Cheap pop­ulism helps no one

Cecil Whig - - OPINION - Michael Ger­son

— With de­feat now the likely out­come for the Repub­li­can pres­i­den­tial nom­i­nee, the blame shift­ing has be­gun early and in earnest.

To some partisans such as Sean Han­nity, the re­spon­si­bil­ity for the ex­pected loss — as well as for Hil­lary Clin­ton’s Supreme Court picks and “what­ever il­le­gal im­mi­grants do” — lies with Never Trump con­ser­va­tives. Whether or not Han­nity is the sharpest knife in the drawer (a mat­ter of re­cent con­tro­versy), he leaves Oc­cam’s ra­zor rusty from dis­use.

Isn’t it more likely that Repub­li­cans are los­ing be­cause their can­di­date has com­mit­ted enough gaffes to tor­pedo 10 cam­paigns? Be­cause he has premised his ap­peal on prej­u­dice? Be­cause he dis­plays no ap­pre­ci­a­tion of con­sti­tu­tional val­ues and of­fers him­self as a strong­man? Be­cause he has no knowl­edge of, or in­ter­est in, pub­lic pol­icy? Be­cause he is an er­ratic nar­cis­sist with a com­pul­sive need to crush and hu­mil­i­ate his crit­ics? Hold­ing Never Trump forces re­spon­si­ble for all this is akin to blam­ing the spec­ta­tors in Lake­hurst, New Jer­sey, for the Hin­den­burg dis­as­ter. The point­ing and gawk­ing did not cause the flames.

A more so­phis­ti­cated form of blame by other con­ser­va­tives goes like this: Yes, Trump is a poor ve­hi­cle for the blue-col­lar, pop­ulist re­volt, but that up­ris­ing was in­vited by the ar­ro­gance and in­dif­fer­ence of glob­al­ized elites, in­clud­ing Repub­li­can elites. CEOs, politi­cians and Wall Street types live in a bub­ble of af­flu­ence, car­ing lit­tle for Amer­i­can in­ter­ests and lack­ing sym­pa­thy for their fel­low cit­i­zens who are sink­ing into de­spair, ad­dic­tion and the flood­wa­ters of Louisiana.

For the record, I am in fa­vor of the Davos set be­com­ing more sen­si­tive to the strug­gles of their coun­try­men. But all these fat cats at Coca-Cola, Mon­santo, Pfizer and Mi­crosoft de­serve at least a bleat in re­sponse. They are lead­ing par­tic­i­pants in an eco­nomic sys­tem — with its global sup­ply chains, freely mov­ing cap­i­tal and rapid in­no­va­tion — that, dur­ing the last 20 years, has taken about a bil­lion peo­ple out of ex­treme poverty around the world. This is ar­guably the great­est hu­man­i­tar­ian achieve­ment in his­tory. With this eco­nomic growth has come mir­a­cle drugs, vac­cines, improved san­i­ta­tion and bet­ter agri­cul­tural tech­nol­ogy. Global life ex­pectancy in 1960 was 52.5 years; to­day it is 71.4. In the early 1930s, Amer­i­can life ex­pectancy was about 60 — what it cur­rently is in Malawi. Now Amer­i­can life ex­pectancy is nearly 80.

The United States has ben­e­fited


from be­ing the most en­gaged and adapt­able econ­omy in this global sys­tem — sell­ing goods in other coun­tries, and buy­ing goods (cars, smart­phones, cloth­ing) that have dra­mat­i­cally improved the daily lives of nearly ev­ery Amer­i­can. But rapid eco­nomic change has also laid waste to whole in­dus­tries and the com­mu­ni­ties sus­tained by them, re­sult­ing in toxic stress and ter­ri­ble suf­fer­ing. Since the 1940s, Amer­i­can man­u­fac­tur­ing out­put (as a per­cent­age of GDP) has been re­mark­ably sta­ble. But man­u­fac­tur­ing em­ploy­ment has fallen by about two-thirds (as a per­cent­age of the U.S. work­force). This is not so much the re­sult of CEOs mak­ing a quick buck on out­sourc­ing as a re­flec­tion of au­to­ma­tion and global com­pet­i­tive pres­sures.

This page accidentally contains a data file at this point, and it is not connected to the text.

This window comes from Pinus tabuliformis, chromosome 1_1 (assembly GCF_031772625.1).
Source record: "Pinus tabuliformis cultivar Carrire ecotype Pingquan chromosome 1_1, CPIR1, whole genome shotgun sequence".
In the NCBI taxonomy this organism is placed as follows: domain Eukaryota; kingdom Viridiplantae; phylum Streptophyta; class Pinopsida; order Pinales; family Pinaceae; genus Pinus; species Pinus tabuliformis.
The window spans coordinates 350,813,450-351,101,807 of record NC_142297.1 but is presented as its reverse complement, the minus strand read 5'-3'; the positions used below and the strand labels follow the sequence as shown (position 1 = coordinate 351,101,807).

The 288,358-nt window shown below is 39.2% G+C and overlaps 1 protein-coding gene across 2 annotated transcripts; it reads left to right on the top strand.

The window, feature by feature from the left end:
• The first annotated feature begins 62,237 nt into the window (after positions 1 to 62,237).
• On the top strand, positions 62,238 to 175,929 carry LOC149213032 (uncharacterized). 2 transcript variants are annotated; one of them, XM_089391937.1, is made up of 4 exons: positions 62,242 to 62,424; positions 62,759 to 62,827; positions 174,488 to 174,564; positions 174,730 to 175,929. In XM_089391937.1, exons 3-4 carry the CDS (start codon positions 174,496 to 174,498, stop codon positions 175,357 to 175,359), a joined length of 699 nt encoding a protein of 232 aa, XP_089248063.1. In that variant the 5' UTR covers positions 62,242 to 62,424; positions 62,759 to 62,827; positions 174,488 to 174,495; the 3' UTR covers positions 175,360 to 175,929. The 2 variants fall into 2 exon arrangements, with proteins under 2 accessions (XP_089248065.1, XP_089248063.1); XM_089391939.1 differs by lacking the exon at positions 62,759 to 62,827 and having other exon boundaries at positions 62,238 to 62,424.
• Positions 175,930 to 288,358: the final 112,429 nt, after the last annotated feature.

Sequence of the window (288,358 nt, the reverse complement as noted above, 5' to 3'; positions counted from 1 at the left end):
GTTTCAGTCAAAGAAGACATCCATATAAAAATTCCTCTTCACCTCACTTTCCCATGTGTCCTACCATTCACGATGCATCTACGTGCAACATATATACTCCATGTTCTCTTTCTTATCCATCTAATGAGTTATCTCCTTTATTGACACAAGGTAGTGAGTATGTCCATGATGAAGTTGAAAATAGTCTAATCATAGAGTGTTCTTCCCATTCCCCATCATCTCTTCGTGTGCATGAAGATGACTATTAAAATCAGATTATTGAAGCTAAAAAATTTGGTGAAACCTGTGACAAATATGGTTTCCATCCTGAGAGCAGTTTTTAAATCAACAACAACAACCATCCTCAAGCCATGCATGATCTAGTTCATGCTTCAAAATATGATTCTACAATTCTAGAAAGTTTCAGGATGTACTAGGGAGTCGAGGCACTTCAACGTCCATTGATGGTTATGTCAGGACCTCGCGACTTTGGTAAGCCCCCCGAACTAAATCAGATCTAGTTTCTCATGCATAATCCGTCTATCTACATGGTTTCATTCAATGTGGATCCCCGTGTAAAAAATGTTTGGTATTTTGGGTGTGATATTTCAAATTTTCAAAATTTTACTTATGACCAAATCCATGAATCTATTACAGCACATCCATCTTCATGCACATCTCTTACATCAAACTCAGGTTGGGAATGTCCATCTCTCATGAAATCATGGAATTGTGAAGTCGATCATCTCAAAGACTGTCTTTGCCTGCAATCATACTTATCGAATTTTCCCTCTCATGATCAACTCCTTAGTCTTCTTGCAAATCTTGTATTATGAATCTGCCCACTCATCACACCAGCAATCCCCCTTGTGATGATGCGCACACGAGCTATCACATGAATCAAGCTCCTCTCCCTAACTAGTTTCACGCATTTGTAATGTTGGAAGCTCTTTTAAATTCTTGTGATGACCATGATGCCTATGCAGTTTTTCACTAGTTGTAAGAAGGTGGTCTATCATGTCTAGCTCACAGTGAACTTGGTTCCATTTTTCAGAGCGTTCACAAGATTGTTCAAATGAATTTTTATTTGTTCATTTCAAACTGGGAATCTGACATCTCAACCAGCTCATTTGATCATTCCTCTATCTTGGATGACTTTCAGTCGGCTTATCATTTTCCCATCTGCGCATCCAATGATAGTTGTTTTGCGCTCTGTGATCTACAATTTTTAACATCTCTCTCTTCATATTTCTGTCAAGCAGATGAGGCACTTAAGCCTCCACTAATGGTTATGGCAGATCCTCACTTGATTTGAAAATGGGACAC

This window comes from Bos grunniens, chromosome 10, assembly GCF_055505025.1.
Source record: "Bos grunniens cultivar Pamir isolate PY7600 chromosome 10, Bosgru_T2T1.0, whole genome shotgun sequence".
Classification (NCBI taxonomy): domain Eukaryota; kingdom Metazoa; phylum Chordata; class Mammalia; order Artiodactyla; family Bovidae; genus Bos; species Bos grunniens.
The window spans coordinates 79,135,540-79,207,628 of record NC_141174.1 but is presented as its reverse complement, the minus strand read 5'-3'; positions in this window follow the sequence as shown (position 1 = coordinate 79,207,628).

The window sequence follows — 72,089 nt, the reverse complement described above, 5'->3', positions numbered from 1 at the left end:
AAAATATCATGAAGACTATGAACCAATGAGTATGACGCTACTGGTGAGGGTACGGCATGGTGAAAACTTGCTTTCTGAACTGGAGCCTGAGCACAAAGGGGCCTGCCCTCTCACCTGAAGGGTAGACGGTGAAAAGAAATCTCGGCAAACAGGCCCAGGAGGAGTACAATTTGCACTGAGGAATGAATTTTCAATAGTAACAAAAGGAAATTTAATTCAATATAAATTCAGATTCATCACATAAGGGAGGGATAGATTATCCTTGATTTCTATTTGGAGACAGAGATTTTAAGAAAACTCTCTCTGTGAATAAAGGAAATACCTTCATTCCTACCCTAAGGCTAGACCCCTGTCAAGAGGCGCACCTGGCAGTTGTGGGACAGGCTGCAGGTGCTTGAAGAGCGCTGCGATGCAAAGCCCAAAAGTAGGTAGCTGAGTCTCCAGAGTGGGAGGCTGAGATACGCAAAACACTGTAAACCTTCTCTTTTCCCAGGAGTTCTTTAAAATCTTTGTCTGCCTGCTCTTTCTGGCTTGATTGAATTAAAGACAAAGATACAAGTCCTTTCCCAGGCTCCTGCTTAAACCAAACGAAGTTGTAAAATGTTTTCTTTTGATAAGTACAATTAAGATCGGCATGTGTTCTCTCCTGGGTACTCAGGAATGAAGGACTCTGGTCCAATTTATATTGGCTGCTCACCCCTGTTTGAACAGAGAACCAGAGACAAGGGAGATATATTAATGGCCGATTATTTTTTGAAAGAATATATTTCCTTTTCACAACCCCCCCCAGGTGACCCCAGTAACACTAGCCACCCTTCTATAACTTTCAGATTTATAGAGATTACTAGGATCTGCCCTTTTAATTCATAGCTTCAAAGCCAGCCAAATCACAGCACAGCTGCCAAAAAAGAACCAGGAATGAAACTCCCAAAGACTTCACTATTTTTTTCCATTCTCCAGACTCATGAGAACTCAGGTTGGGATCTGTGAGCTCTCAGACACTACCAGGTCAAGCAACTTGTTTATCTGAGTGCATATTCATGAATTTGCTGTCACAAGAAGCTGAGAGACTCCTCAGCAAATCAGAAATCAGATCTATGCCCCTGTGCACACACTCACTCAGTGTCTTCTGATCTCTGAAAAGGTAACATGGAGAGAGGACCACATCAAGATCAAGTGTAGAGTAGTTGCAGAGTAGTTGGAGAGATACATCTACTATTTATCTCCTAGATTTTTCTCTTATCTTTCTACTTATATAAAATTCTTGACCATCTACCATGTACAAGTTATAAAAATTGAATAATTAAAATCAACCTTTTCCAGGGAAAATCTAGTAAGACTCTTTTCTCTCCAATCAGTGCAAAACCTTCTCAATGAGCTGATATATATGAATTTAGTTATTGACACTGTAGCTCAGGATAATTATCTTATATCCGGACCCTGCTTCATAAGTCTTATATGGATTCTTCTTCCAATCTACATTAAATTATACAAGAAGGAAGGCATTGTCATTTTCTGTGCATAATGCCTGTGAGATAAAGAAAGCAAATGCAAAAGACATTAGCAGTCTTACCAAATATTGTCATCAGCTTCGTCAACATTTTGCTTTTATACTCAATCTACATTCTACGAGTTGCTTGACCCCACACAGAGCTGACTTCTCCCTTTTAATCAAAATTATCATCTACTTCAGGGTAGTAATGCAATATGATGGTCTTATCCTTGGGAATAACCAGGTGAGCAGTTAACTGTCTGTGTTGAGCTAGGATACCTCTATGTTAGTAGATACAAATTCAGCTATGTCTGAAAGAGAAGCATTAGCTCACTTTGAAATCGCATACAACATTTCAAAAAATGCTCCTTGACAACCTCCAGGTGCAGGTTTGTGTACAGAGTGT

Our po­lit­i­cal sys­tem has been neg­li­gent in help­ing mil­lions of Amer­i­cans adapt dur­ing a pe­riod of rapid eco­nomic change. But those on the left and right who prom­ise to re­verse the process of glob­al­iza­tion are eco­nomic char­la­tans. Their main pol­icy re­sponse — tar­iffs and other forms of pro­tec­tion­ism — is a proven path to trade wars and global re­ces­sion, which hurt the vul­ner­a­ble most. Conservative eco­nom­ics of­fers three pos­i­tive alternatives: Pro­vide a growth-ori­ented eco­nomic en­vi­ron­ment (in­clud­ing op­por­tu­ni­ties to sell over­seas). Give work­ers the ed­u­ca­tion and skills to suc­ceed in a mod­ern econ­omy. And sub­si­dize the wages of low­er­skill jobs to pro­vide a de­cent liv­ing.

Who are the ob­sta­cles in pur­su­ing such poli­cies? On the lat­ter two, it is not glob­al­ized elites; it is more likely to be conservative ide­o­logues. Thirty Amer­i­can CEOs at Davos would come up with sev­eral ideas to im­prove, say, ed­u­ca­tional stan­dards. Thirty mem­bers of the House Free­dom Cau­cus would op­pose all of them on prin­ci­ple. In fact, conservative pop­ulists are now work­ing along with ed­u­ca­tion unions to un­der­mine rig­or­ous ed­u­ca­tion stan­dards, ap­par­ently on the the­ory that ed­u­ca­tional fail­ure is ac­cept­able so long as lo­cal of­fi­cials do the fail­ing.

The re­sponse to these eco­nomic ar­gu­ments from pop­ulists is usu­ally ad hominem: Of course an elit­ist would say some­thing like that. Which is par­tic­u­larly an­noy­ing com­ing from conservative elites, who are em­brac­ing the cheap­est form of pop­ulism, in­volv­ing no in­tel­lec­tual en­ergy, no pol­icy in­no­va­tion and no ac­tual help for those in need. The poor de­serve bet­ter tri­bunes.

Michael Ger­son is a syn­di­cated colum­nist. Con­tact him at michael­ger­son@ wash­

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